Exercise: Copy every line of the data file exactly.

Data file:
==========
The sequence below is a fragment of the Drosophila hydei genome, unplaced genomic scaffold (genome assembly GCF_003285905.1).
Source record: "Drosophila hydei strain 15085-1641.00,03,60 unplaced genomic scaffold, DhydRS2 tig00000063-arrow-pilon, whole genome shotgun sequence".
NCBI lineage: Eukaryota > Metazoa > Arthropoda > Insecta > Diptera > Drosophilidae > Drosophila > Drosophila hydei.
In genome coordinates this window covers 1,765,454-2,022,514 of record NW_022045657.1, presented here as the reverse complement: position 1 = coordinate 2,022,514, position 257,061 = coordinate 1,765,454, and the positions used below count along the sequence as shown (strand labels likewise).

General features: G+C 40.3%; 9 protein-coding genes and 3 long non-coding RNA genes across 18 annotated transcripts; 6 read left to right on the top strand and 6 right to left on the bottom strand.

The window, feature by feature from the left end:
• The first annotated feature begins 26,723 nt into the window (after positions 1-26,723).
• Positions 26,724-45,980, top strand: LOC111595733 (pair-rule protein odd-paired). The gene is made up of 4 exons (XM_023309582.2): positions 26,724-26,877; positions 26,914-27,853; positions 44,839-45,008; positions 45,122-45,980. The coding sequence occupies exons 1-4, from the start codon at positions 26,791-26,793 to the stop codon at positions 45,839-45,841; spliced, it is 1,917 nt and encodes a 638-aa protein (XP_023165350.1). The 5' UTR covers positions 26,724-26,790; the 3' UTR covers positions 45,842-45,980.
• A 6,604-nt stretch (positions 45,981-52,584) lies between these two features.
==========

The sequence below is a fragment of the Drosophila hydei genome, unplaced genomic scaffold (genome assembly GCF_003285905.1).
Source record: "Drosophila hydei strain 15085-1641.00,03,60 unplaced genomic scaffold, DhydRS2 tig00000063-arrow-pilon, whole genome shotgun sequence".
NCBI lineage: Eukaryota > Metazoa > Arthropoda > Insecta > Diptera > Drosophilidae > Drosophila > Drosophila hydei.
In genome coordinates this window covers 1,765,454-2,022,514 of record NW_022045657.1, presented here as the reverse complement: position 1 = coordinate 2,022,514, position 257,061 = coordinate 1,765,454, and the positions used below count along the sequence as shown (strand labels likewise).

General features: G+C 40.3%; 9 protein-coding genes and 3 long non-coding RNA genes across 18 annotated transcripts; 6 read left to right on the top strand and 6 right to left on the bottom strand.

The window, feature by feature from the left end:
• The first annotated feature begins 26,723 nt into the window (after positions 1-26,723).
• Positions 26,724-45,980, top strand: LOC111595733 (pair-rule protein odd-paired). The gene is made up of 4 exons (XM_023309582.2): positions 26,724-26,877; positions 26,914-27,853; positions 44,839-45,008; positions 45,122-45,980. The coding sequence occupies exons 1-4, from the start codon at positions 26,791-26,793 to the stop codon at positions 45,839-45,841; spliced, it is 1,917 nt and encodes a 638-aa protein (XP_023165350.1). The 5' UTR covers positions 26,724-26,790; the 3' UTR covers positions 45,842-45,980.
• A 6,604-nt stretch (positions 45,981-52,584) lies between these two features.